The fluidity of the M’s team and practice has allowed me to aspire to much more than I ever previously thought possible. Most of the other museums I’ve worked with have teams two to three times the size of the M’s, and I never felt comfortable asking for more responsibility. Perhaps I’ve just grown in my professional practice, but the whole staff’s active encouragement has made me feel empowered and capable of taking on difficult tasks. I was really intrigued by the prospect of curating in very a public space, and M staff encouraged me to explore that feeling. Museums can often feel intimidating to a more casual audience, and activating the street-facing spaces allows us to chip away at that barrier with every passerby. I believe that museums should aspire to be essential to the communities they reside within, I think that the M in particular is positioned to cultivate relationships in a way that harbors mutual respect and gratitude. The first major step of that endeavor is to make the community feel valued and welcomed in our physical spaces, and the street-level shows are an excellent first step.

LJ:

When we shared some of the projects on the horizon you were especially enthusiastic about supporting the development of the M’s partnership with the Art from the Inside, which ultimately led to you curating the exhibition—installed, as of this exchange, on 4th Street in downtown St. Paul. Why did this project in particular resonate with you?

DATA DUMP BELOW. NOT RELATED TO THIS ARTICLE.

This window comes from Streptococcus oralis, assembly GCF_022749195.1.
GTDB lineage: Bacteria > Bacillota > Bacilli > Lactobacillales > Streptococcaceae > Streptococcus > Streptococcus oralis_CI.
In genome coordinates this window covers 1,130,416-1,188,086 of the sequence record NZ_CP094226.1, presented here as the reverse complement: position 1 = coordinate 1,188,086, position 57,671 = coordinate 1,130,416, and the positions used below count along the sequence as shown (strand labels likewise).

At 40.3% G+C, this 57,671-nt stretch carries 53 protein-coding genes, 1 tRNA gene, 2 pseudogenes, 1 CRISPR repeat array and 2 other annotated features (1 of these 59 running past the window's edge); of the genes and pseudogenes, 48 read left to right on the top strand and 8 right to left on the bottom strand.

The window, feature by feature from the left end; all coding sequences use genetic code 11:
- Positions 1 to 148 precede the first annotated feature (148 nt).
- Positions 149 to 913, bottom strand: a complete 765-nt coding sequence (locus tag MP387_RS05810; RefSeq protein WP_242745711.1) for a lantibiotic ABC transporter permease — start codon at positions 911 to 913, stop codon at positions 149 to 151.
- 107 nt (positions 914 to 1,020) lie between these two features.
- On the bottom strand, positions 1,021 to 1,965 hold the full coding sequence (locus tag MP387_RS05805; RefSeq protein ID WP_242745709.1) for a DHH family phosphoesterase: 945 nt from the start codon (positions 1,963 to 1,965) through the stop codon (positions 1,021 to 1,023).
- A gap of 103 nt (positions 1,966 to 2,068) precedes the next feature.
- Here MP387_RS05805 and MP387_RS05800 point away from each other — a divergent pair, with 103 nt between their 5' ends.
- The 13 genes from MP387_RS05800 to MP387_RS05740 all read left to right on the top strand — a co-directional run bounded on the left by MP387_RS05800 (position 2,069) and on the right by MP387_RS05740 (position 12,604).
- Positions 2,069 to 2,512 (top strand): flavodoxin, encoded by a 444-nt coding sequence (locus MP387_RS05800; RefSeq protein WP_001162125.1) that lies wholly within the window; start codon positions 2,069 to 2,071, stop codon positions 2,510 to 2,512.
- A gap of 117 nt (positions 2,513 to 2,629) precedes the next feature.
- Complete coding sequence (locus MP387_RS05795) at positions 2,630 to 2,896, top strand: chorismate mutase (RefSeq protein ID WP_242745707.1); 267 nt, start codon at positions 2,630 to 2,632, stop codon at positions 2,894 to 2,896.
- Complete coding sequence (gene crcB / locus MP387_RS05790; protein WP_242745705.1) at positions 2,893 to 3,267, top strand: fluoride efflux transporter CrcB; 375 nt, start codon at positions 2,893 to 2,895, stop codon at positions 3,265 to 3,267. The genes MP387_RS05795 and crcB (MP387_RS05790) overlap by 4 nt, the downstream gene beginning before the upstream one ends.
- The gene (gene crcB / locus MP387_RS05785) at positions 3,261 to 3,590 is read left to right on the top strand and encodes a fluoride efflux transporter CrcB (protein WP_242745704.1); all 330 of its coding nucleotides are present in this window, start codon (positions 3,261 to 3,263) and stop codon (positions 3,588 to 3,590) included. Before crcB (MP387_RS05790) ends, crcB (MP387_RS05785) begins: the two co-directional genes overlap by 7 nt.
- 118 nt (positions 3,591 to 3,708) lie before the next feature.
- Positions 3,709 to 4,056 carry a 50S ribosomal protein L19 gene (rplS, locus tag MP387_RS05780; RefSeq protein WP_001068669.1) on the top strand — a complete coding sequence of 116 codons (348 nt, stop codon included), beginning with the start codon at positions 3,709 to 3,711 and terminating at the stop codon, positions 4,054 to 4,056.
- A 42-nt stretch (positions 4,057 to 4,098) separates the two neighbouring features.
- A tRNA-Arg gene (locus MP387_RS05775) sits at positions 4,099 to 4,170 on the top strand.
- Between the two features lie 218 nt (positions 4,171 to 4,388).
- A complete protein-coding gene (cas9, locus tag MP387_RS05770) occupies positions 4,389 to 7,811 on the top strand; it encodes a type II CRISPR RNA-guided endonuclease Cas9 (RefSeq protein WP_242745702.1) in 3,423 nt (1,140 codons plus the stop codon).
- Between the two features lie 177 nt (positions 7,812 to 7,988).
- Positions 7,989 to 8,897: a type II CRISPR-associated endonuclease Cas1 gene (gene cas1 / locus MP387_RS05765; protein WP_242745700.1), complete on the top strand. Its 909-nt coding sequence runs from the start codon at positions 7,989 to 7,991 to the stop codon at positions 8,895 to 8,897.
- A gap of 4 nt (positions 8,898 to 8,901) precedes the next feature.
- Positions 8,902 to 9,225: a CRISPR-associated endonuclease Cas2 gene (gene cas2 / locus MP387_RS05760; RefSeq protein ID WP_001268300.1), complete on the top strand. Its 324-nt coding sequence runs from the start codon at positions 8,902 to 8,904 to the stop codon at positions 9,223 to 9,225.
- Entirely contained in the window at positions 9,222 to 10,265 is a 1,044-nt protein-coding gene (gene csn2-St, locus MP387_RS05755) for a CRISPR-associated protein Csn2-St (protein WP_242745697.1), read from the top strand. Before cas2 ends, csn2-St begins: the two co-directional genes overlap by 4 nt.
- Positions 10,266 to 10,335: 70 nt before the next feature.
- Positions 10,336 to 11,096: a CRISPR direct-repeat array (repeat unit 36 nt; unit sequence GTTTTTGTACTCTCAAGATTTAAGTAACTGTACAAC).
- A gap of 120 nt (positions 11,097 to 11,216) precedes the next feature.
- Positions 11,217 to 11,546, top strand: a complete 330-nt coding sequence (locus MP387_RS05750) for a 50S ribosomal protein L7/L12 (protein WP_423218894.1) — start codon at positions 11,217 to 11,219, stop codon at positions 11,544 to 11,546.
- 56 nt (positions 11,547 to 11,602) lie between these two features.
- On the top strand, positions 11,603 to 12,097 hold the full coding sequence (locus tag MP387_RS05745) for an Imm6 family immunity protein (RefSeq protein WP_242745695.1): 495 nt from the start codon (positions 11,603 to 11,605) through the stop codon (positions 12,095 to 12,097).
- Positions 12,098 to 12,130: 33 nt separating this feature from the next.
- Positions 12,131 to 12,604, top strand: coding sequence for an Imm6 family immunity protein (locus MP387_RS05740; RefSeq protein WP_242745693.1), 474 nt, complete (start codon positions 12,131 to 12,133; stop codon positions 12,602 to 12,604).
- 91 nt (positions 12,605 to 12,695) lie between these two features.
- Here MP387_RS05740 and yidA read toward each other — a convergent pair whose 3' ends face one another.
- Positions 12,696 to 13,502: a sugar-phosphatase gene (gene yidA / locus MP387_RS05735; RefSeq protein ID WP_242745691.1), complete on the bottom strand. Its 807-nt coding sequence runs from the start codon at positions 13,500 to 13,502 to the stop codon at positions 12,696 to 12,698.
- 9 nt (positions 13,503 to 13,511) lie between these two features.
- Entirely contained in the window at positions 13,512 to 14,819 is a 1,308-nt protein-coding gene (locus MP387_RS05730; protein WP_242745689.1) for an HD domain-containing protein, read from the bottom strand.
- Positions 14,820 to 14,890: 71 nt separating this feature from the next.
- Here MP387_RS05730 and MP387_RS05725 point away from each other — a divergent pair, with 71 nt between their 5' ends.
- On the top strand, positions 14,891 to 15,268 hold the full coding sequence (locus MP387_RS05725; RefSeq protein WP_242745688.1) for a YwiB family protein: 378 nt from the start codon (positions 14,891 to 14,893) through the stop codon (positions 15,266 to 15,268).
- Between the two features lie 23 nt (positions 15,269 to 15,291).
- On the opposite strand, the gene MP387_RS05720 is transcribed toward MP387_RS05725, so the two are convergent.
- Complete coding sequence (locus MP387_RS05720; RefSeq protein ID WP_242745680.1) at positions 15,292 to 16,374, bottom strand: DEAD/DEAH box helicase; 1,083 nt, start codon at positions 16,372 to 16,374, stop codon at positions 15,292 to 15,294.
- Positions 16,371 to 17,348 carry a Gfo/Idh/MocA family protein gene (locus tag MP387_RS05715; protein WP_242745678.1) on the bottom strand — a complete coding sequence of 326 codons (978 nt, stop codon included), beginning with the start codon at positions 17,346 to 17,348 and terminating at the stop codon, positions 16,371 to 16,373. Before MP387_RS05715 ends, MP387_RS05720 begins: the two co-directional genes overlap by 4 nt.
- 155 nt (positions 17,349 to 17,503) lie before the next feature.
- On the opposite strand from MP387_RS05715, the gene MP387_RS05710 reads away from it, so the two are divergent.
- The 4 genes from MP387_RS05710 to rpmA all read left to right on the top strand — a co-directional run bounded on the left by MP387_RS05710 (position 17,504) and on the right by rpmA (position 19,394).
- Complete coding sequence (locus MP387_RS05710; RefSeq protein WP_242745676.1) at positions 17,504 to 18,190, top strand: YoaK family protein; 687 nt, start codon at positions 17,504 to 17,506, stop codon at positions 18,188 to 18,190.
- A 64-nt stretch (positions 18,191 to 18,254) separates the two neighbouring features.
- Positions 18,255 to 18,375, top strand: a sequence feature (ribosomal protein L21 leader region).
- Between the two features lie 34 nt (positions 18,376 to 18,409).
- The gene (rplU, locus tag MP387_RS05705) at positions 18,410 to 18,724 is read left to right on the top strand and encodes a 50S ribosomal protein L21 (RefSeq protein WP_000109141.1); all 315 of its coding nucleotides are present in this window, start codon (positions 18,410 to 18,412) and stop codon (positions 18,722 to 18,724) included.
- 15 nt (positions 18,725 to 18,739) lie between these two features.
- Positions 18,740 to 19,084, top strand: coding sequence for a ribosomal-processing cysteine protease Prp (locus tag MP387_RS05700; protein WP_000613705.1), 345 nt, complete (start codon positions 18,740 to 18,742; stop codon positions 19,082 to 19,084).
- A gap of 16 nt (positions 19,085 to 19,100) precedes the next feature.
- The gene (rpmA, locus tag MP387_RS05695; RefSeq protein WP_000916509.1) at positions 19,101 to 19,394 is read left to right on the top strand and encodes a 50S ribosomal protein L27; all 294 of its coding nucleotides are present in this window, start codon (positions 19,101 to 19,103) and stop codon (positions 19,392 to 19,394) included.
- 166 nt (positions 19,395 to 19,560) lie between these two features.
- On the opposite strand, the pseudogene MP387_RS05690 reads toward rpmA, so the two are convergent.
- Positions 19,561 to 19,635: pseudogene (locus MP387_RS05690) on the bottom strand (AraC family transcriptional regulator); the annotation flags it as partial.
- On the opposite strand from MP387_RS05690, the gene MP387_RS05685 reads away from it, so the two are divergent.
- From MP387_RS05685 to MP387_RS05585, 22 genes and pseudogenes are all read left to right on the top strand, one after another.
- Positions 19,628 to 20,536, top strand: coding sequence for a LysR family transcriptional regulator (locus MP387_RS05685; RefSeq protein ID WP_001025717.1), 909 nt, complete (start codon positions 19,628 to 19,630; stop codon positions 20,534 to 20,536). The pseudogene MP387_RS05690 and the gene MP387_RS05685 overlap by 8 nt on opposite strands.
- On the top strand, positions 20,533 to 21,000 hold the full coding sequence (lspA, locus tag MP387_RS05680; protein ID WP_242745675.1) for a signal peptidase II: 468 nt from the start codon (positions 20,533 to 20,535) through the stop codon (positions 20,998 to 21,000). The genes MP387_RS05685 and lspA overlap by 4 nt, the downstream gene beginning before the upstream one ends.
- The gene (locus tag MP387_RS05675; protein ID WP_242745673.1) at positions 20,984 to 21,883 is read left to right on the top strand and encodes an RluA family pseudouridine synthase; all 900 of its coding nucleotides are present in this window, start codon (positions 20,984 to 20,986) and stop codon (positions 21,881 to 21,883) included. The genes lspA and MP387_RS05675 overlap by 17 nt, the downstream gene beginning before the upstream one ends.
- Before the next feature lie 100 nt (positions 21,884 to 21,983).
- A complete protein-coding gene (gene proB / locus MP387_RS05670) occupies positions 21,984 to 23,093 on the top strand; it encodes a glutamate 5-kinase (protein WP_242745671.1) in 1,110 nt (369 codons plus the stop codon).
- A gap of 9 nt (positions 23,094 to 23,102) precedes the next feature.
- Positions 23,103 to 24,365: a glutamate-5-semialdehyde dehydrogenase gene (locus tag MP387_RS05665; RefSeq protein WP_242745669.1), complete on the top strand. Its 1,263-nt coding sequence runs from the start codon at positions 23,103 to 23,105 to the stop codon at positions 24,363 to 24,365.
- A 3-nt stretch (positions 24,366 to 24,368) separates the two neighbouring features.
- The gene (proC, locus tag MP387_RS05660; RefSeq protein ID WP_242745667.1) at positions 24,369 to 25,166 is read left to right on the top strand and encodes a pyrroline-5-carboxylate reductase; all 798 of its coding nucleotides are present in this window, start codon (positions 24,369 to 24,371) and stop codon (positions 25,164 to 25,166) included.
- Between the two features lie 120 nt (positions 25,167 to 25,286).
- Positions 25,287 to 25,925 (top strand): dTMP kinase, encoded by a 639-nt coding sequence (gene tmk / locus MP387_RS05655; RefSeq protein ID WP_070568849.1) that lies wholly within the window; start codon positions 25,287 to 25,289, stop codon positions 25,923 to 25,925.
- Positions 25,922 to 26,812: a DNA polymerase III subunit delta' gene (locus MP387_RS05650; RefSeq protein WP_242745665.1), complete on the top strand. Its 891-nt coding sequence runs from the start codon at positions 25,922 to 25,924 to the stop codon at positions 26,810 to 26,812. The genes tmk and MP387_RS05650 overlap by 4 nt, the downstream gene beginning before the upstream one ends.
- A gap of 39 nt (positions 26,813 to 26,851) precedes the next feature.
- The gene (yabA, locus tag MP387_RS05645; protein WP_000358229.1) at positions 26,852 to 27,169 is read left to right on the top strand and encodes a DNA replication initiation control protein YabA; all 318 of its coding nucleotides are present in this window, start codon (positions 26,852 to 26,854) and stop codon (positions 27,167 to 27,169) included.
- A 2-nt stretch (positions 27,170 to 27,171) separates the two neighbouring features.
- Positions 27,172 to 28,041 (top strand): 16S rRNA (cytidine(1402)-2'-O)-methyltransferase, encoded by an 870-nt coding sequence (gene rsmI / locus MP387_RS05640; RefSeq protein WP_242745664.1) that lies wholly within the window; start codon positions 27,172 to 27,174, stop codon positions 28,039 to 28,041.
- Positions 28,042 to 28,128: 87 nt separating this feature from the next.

KLH:

The M’s partnership with Art from the Inside was still developing when I joined the team, and I was excited to get involved at an early stage with this project. I also thought it was especially powerful to develop a show with exclusively incarcerated artists in a space that directly faces a federal courthouse—which was an explicit choice made by the Art from the Inside team. Jessica and Antonio Espinosa were incredibly gracious and patient with me as I developed my practice, and I’m so appreciative for their partnership.

LJ:

You put so much heart, thought, and care into the curation of Transformation. Would you share a bit about your process? What do you hope people who see the show will experience?

KLH:

While curating Transformation, I really valued the diversity of forms and experiences present in the works submitted. I wanted the selected pieces to inspire a conversation about the multitude of identities each artist holds. The goal was to challenge the dominant framing of the artists’ current circumstance, and identify them as parents, siblings, loved ones, and valuable community members who happen to be incarcerated. I think the general public often can’t see past the bars that confine incarcerated people’s physical selves and diminish their contributions as a debt they owed to society. I hope Transformation provides an opportunity for all of us to reflect on the deeply unjust nature of the criminal justice system in America and inspires a belief in redemption and personal growth for all.

LJ: